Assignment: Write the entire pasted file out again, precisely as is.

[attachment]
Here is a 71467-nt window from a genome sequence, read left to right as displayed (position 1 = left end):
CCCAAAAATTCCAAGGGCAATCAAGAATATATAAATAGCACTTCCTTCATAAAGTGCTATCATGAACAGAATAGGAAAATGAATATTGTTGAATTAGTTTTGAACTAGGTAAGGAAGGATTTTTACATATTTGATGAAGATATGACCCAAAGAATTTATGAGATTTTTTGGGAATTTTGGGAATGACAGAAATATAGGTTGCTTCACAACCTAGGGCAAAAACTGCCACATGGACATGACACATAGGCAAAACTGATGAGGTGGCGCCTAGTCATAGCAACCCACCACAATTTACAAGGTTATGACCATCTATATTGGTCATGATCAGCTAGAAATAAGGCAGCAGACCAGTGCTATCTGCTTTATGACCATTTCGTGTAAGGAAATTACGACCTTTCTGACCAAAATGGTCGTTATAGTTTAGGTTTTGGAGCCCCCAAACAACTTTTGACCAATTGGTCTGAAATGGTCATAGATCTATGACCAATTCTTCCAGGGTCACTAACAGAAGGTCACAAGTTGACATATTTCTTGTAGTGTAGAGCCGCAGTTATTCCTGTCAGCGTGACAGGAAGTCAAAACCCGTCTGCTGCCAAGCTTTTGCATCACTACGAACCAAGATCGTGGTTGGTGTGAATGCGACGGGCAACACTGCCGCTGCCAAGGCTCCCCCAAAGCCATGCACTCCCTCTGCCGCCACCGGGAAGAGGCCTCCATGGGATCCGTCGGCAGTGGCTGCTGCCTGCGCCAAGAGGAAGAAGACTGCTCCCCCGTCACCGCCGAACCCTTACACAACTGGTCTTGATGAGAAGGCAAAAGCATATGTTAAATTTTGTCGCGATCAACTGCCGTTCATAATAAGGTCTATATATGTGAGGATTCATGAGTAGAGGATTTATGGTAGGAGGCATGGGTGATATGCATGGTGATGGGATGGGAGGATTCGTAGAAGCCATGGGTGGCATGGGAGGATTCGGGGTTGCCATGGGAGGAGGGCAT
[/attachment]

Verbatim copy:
Here is a 71467-nt window from a genome sequence, read left to right as displayed (position 1 = left end):
CCCAAAAATTCCAAGGGCAATCAAGAATATATAAATAGCACTTCCTTCATAAAGTGCTATCATGAACAGAATAGGAAAATGAATATTGTTGAATTAGTTTTGAACTAGGTAAGGAAGGATTTTTACATATTTGATGAAGATATGACCCAAAGAATTTATGAGATTTTTTGGGAATTTTGGGAATGACAGAAATATAGGTTGCTTCACAACCTAGGGCAAAAACTGCCACATGGACATGACACATAGGCAAAACTGATGAGGTGGCGCCTAGTCATAGCAACCCACCACAATTTACAAGGTTATGACCATCTATATTGGTCATGATCAGCTAGAAATAAGGCAGCAGACCAGTGCTATCTGCTTTATGACCATTTCGTGTAAGGAAATTACGACCTTTCTGACCAAAATGGTCGTTATAGTTTAGGTTTTGGAGCCCCCAAACAACTTTTGACCAATTGGTCTGAAATGGTCATAGATCTATGACCAATTCTTCCAGGGTCACTAACAGAAGGTCACAAGTTGACATATTTCTTGTAGTGTAGAGCCGCAGTTATTCCTGTCAGCGTGACAGGAAGTCAAAACCCGTCTGCTGCCAAGCTTTTGCATCACTACGAACCAAGATCGTGGTTGGTGTGAATGCGACGGGCAACACTGCCGCTGCCAAGGCTCCCCCAAAGCCATGCACTCCCTCTGCCGCCACCGGGAAGAGGCCTCCATGGGATCCGTCGGCAGTGGCTGCTGCCTGCGCCAAGAGGAAGAAGACTGCTCCCCCGTCACCGCCGAACCCTTACACAACTGGTCTTGATGAGAAGGCAAAAGCATATGTTAAATTTTGTCGCGATCAACTGCCGTTCATAATAAGGTCTATATATGTGAGGATTCATGAGTAGAGGATTTATGGTAGGAGGCATGGGTGATATGCATGGTGATGGGATGGGAGGATTCGTAGAAGCCATGGGTGGCATGGGAGGATTCGGGGTTGCCATGGGAGGAGGGCAT